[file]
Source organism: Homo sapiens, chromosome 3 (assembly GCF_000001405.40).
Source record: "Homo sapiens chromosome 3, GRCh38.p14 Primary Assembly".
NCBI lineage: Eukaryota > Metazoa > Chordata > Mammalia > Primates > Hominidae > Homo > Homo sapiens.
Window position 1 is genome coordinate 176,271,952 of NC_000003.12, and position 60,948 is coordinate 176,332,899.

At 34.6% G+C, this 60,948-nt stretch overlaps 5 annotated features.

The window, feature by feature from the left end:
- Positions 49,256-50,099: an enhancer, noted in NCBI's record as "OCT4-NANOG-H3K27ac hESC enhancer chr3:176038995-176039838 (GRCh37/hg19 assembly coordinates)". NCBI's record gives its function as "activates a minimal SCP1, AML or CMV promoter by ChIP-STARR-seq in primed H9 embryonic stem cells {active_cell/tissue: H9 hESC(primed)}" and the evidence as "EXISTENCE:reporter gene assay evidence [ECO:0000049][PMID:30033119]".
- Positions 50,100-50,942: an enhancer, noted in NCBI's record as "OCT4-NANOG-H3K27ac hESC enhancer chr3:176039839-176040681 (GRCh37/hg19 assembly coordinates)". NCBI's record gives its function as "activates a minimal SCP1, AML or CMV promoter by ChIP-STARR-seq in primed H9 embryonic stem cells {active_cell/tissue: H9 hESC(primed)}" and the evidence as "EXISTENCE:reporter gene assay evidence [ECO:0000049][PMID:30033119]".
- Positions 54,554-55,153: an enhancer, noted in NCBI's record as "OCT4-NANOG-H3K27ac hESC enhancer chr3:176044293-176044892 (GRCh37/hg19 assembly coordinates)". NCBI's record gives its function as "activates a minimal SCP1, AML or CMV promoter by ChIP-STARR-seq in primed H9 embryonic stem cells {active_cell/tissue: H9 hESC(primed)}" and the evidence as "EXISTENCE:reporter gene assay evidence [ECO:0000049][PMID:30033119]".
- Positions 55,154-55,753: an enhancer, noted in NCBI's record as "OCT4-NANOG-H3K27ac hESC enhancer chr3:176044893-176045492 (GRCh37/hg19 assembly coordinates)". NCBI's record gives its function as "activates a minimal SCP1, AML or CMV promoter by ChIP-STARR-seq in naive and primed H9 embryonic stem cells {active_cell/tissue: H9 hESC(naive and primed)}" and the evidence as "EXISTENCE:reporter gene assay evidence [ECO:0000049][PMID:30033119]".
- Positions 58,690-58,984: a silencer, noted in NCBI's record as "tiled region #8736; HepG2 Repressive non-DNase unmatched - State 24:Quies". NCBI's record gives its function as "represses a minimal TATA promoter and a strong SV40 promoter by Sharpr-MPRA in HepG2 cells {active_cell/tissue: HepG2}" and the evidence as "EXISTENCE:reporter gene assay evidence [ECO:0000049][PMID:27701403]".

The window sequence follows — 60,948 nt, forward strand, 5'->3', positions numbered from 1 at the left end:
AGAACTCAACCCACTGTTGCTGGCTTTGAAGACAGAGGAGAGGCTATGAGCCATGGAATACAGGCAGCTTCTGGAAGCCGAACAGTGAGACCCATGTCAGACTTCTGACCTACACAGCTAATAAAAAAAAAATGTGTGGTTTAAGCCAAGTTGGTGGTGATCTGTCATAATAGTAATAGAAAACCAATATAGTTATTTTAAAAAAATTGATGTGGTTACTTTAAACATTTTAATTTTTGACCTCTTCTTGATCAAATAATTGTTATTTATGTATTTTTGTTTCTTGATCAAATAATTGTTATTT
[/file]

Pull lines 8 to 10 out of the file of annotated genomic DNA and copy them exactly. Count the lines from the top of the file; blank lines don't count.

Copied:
- Positions 50,100-50,942: an enhancer, noted in NCBI's record as "OCT4-NANOG-H3K27ac hESC enhancer chr3:176039839-176040681 (GRCh37/hg19 assembly coordinates)". NCBI's record gives its function as "activates a minimal SCP1, AML or CMV promoter by ChIP-STARR-seq in primed H9 embryonic stem cells {active_cell/tissue: H9 hESC(primed)}" and the evidence as "EXISTENCE:reporter gene assay evidence [ECO:0000049][PMID:30033119]".
- Positions 54,554-55,153: an enhancer, noted in NCBI's record as "OCT4-NANOG-H3K27ac hESC enhancer chr3:176044293-176044892 (GRCh37/hg19 assembly coordinates)". NCBI's record gives its function as "activates a minimal SCP1, AML or CMV promoter by ChIP-STARR-seq in primed H9 embryonic stem cells {active_cell/tissue: H9 hESC(primed)}" and the evidence as "EXISTENCE:reporter gene assay evidence [ECO:0000049][PMID:30033119]".
- Positions 55,154-55,753: an enhancer, noted in NCBI's record as "OCT4-NANOG-H3K27ac hESC enhancer chr3:176044893-176045492 (GRCh37/hg19 assembly coordinates)". NCBI's record gives its function as "activates a minimal SCP1, AML or CMV promoter by ChIP-STARR-seq in naive and primed H9 embryonic stem cells {active_cell/tissue: H9 hESC(naive and primed)}" and the evidence as "EXISTENCE:reporter gene assay evidence [ECO:0000049][PMID:30033119]".